Unfortunately, my diagrams need to be much more freeform than those produced by Andrew Stacey's braid package. They're not of the form of generators of the braid group stacked neatly on top of one another. Here's an example of the sort of thing I need:

enter image description here

Best Answer

Update: This is now available on CTAN (see above). Bugfixes and improvements will generally be available on github before being uploaded to CTAN. Note that that repository is quite cluttered, the relevant .dtx file is called spath3.dtx. This generates all the necessary files.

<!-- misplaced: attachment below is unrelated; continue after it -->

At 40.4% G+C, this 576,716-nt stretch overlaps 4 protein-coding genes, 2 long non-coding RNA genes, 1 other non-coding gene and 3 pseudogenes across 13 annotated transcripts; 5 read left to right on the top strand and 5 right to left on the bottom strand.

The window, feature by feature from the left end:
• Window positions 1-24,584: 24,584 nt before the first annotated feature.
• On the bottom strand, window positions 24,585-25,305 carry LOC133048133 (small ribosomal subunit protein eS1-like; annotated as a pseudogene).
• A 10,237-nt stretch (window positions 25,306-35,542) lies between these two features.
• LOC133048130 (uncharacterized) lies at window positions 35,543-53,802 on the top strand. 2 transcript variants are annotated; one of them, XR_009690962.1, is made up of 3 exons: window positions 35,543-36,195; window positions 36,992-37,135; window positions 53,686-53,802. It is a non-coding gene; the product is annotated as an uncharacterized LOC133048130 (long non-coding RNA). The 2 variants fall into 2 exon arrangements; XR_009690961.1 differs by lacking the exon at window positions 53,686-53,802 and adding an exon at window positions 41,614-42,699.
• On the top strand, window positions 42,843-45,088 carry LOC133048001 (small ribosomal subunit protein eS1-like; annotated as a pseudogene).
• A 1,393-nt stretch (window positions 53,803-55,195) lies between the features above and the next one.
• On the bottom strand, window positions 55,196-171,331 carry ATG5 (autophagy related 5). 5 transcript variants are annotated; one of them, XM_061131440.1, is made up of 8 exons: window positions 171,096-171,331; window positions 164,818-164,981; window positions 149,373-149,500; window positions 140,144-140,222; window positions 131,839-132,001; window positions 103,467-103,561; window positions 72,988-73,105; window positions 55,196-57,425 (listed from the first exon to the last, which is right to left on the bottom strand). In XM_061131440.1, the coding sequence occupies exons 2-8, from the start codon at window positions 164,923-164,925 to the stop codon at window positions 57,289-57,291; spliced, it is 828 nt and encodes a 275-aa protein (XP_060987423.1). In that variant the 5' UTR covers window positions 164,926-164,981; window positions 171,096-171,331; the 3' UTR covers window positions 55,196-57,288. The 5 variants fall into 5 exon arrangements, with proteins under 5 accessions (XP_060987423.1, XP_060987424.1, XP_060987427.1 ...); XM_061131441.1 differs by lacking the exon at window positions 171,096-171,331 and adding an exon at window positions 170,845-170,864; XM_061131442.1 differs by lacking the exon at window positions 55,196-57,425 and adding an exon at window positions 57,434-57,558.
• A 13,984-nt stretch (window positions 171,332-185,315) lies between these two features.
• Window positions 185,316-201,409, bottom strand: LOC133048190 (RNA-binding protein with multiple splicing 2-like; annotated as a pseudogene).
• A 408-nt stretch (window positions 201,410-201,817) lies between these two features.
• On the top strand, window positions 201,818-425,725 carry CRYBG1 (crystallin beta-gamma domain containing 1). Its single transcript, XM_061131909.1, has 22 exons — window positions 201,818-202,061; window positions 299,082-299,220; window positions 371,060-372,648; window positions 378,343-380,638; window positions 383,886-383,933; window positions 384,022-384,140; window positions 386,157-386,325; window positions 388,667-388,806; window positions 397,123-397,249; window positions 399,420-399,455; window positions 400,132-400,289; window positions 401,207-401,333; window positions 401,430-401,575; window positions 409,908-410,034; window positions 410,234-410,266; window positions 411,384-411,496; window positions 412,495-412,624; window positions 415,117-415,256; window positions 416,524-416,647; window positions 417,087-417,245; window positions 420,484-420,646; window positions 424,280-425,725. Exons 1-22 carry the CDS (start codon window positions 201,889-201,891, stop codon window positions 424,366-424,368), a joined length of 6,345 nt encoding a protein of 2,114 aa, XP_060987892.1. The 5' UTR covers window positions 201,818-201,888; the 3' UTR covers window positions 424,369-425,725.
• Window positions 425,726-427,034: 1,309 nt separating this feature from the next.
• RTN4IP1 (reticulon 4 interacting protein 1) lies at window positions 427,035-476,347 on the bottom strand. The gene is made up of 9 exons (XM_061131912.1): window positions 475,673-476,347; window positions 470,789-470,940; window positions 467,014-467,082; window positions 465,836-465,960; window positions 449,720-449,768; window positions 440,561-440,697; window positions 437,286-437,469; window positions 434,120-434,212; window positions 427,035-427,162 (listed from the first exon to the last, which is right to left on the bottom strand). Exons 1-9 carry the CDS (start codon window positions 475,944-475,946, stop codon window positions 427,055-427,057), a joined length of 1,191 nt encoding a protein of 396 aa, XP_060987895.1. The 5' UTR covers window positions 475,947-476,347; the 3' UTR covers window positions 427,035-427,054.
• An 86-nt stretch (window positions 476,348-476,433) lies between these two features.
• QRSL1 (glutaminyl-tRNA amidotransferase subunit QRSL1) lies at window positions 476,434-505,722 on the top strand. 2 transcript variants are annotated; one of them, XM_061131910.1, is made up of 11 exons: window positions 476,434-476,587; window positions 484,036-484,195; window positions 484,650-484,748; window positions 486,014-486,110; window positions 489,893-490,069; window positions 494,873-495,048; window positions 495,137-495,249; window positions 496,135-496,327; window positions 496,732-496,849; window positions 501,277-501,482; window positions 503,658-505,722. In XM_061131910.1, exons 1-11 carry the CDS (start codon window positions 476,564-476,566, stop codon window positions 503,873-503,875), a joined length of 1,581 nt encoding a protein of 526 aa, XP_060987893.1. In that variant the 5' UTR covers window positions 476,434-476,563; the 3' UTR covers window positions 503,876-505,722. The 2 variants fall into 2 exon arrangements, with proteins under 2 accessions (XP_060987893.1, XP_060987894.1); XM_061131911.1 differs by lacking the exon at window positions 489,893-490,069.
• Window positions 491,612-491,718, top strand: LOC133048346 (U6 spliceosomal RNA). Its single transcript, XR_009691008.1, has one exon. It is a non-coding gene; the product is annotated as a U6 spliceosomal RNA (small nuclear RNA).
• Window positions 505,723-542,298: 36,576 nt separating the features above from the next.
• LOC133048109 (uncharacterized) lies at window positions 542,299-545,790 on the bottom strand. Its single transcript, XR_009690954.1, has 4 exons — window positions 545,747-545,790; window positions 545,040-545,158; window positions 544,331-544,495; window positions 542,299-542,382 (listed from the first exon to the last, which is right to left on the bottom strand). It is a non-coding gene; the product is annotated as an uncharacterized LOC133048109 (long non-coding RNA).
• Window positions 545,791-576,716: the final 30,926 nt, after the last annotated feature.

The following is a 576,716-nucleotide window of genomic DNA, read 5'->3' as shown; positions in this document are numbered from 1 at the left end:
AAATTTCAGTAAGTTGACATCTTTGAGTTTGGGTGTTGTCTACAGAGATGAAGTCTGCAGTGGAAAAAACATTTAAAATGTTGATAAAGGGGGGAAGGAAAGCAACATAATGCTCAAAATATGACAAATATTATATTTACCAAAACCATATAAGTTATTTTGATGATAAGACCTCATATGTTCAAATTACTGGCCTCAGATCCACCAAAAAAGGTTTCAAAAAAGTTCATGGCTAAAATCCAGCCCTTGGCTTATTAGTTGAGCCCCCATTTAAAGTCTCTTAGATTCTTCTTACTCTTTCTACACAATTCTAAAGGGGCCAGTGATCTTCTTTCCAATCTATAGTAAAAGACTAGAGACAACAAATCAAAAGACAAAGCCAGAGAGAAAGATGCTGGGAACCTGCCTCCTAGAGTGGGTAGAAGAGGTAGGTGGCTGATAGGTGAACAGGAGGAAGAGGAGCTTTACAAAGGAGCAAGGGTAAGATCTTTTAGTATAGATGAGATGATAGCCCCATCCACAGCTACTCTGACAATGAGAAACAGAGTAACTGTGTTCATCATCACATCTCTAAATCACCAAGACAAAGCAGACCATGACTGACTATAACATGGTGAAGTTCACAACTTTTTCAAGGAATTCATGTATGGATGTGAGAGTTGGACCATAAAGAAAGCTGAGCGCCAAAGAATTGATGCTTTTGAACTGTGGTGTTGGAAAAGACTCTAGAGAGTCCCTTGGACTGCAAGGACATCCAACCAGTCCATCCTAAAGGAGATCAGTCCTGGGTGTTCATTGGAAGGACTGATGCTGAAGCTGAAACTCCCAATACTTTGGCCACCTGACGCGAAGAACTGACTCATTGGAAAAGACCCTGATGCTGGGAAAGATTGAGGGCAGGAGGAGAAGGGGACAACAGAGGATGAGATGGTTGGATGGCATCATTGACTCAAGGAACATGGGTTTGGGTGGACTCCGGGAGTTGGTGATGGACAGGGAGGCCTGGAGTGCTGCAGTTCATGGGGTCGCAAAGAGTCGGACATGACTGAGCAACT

Update: The code has undergone considerable revision following extensive discussion with Jamie in the chat room From Answers to Packages. The code can now be downloaded from the TeX-SX Launchpad Project. The necessary files are knots.dtx and spath.dtx. The file knots_test.tex contains some example code. To create the .sty files from the .dtx, run tex <file>.dtx. Alternatively, running latex (or pdflatex) on knots_test.tex with shell escapes enabled will automatically generate the .sty files.

Okay, here's my first attempt at implementing what we discussed in chat. It is certainly a bit rough around the edges, and I give absolutely no guarantees that it won't TeX your cat instead.



\tikzoption{save knot path}{\tikz@addmode{\pgfsyssoftpath@getcurrentpath\knot@tmppath\expandafter\global\expandafter\let#1=\knot@tmppath}}
\tikzoption{use knot path}{\tikz@addmode{\expandafter\pgfsyssoftpath@setcurrentpath#1}}
  knot/draft mode/.is if=knot@draftmode